Acidity L, body M-. umami L, sweetness M+, bitterness not perceptible. Balance poor, almost devoid of complexity, just tastes like sugar water.
It’s awkward to nose sake in an ochoko as well. I stick my nose in and I’m sensing a medium intensity aroma of kiwi, strawberry, washed rice, melon soda and green apple. Not as bad as the hirahai but not great either.
Delivery is towards the front of the tongue and under the tongue so I get a bit more acidity, which gives the sake more dimension. I actually don’t know if the act of constant refilling from a tokkuri, or using a chunky guinomi, is appropriate here because it seems disjointed from the crisp elegance of the sake.
The full intensity and complexity of the aroma is on display in the Usuhari glass, which is what I was hoping for after the previous two vessels. A powerful mix of tropical fruit (kiwi, mango puree), sweet fruit (fruit cocktail, tinned pineapple), green apple, ripe strawberry, confected cherry, spun sugar, and sweet, chewy mochi.
The liquid flows over the tongue and I’m made aware of its texture, which is very silky and viscous. By tilting my head back completely, the liquid flows with more force and activates the perception of acidity, giving it a juicy dimension.
I feel like the Usuhari is doing what it should: making the experience interactive, playing up the texture and acidity, and focusing the aroma.
Like the hirahai, almost no aroma here! Which is fascinating because this sake is usually so aromatically intense.
I perceive bitterness where I haven’t with any of the other glasses, which is very strange. It tastes hollow, lightly bitter, and sweet. The fruit and floral aromatics have no dimension, they’re floating without an anchor. The finish is bitter and persistent. This glass really shows the worst side of this sake.
Aroma is nice-- sweet, sweet fruits. A bit less complex than the usuhari and a bit less intimate because of the stem. Aromatic intensity is M+ versus P with the usuhari.
Mineral, refreshing, M- acidity, fruit with full dimension. I feel like the umami is more evident here than in the Usuhari, it feels chewier. This glass also draws the sake down the center of the tongue and builds up its structure and body. The finish is clean and sweet, not bitter.
For Junmai Kimoto Koshu (Yuho Rhythm of the Centuries), In terms of drinking pleasure under the conditions of this review, I’d personally rank the glassware as follows:
- Riedel Extreme Junmai: All of the right structural notes are emphasized, leading to a beautifully balanced experience on the palate. However, the aromatic complexity is diminished.
- Usuhari Daiginjo: the unique shape adds a lot of personality and the palate balance is still good. This is the preferred glass for aromatic emphasis.
- Sakazuki: the experience is aesthetically pleasing, and the balance is overall good.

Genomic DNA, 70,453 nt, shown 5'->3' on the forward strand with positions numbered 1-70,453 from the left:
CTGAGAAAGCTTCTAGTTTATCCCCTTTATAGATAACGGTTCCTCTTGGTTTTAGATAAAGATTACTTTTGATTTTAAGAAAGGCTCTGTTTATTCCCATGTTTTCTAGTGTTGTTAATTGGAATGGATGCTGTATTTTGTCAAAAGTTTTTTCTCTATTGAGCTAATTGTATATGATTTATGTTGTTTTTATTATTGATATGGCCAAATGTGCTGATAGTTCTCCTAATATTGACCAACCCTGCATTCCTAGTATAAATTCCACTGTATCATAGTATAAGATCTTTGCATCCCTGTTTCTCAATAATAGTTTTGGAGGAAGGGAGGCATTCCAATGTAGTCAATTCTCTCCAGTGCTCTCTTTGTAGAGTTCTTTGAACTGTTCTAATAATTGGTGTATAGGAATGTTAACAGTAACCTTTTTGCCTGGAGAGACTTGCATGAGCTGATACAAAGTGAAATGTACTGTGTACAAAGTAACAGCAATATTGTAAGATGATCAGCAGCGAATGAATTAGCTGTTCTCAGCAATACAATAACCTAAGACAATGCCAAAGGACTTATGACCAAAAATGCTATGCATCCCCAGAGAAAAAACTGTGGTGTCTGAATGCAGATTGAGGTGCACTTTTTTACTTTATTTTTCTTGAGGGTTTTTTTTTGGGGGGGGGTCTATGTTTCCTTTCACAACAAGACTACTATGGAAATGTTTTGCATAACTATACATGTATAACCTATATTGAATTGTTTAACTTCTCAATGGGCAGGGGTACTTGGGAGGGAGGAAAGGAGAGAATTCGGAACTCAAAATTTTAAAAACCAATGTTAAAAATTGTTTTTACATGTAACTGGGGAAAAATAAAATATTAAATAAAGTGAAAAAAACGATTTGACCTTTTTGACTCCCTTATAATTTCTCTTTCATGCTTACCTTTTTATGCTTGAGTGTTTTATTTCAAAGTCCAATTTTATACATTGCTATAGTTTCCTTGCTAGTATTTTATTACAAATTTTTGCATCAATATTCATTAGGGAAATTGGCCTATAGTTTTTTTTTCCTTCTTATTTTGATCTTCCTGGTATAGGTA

- Riedel Zinfandel: brings out negative qualities on the nose, but the palate is still well balanced, albeit at a different set of frequencies: higher acidity and lower umami.
- Guinomi: slightly sharp and slightly off-balance, but not bad.
For Junmai Ginjo (Kanbara Bride of the Fox):
- Usuhari Daiginjo: aside from its aesthetic value, the Usuhari glass offers the best balance of aromatic delivery and palate structure.
- Riedel Junmai: while the aromatic character is diminished in the junmai glass, the palate is in a fantastic spot, and my personal opinion is that-- since this is a sake well suited to food-- I’d sacrifice some aroma in favor of palate.
- Riedel Zinfandel: very similar balance to the usuhari but with higher acidity, lower umami, and as a consequence an overall shallow impression in the mid-palate. Still a pleasurable drinking experience and an overall good choice.
- Hirahai: roughly tied to the Riedel Zinfandel. Some of the structural balance is off: the sweetness isn’t well integrated, the shibumi is emphasized, and the aroma is diminished, but the complexity and overall balance are still good.
- Guinomi: the act of tipping the head back to drink really seems to deliver the sake to a suboptimal spot. The shibumi (astringency) and dryness make the balance of this sake pretty precarious, and the guinomi just pushes everything in the wrong direction.
For a modern/highly aromatic Junmai Daiginjo (Kameizumi Eternal Spring):
- Usuhari Daiginjo: enhances the aromatic intensity and complexity and subtly increases the acidity on the palate, lending structure and juiciness to the fruit.
- Riedel Zinfandel: delivers a similar aromatic experience to the Usuhari, just a tad milder. On the palate the sake is a bit denser, more umami, and less acidity/juiciness.
- Ochoko: not bad-- aromas are still notable and enjoyable even if they are overall milder and less complex. Palate balance is good, erring toward acidity and juiciness. User experience feels clunky and inelegant, a poor compliment to a daiginjo.
- Hirahai: aromatic complexity is completely lost, the sake tastes sweet and simple, but at least the palate isn’t obviously bitter.
- Riedel Junmai: behaves like the hirahai-- diminishes the aroma causing it to taste like simple sugar water-- but also emphasizes the bitterness. The finish is a long, drawn out, bitter taste.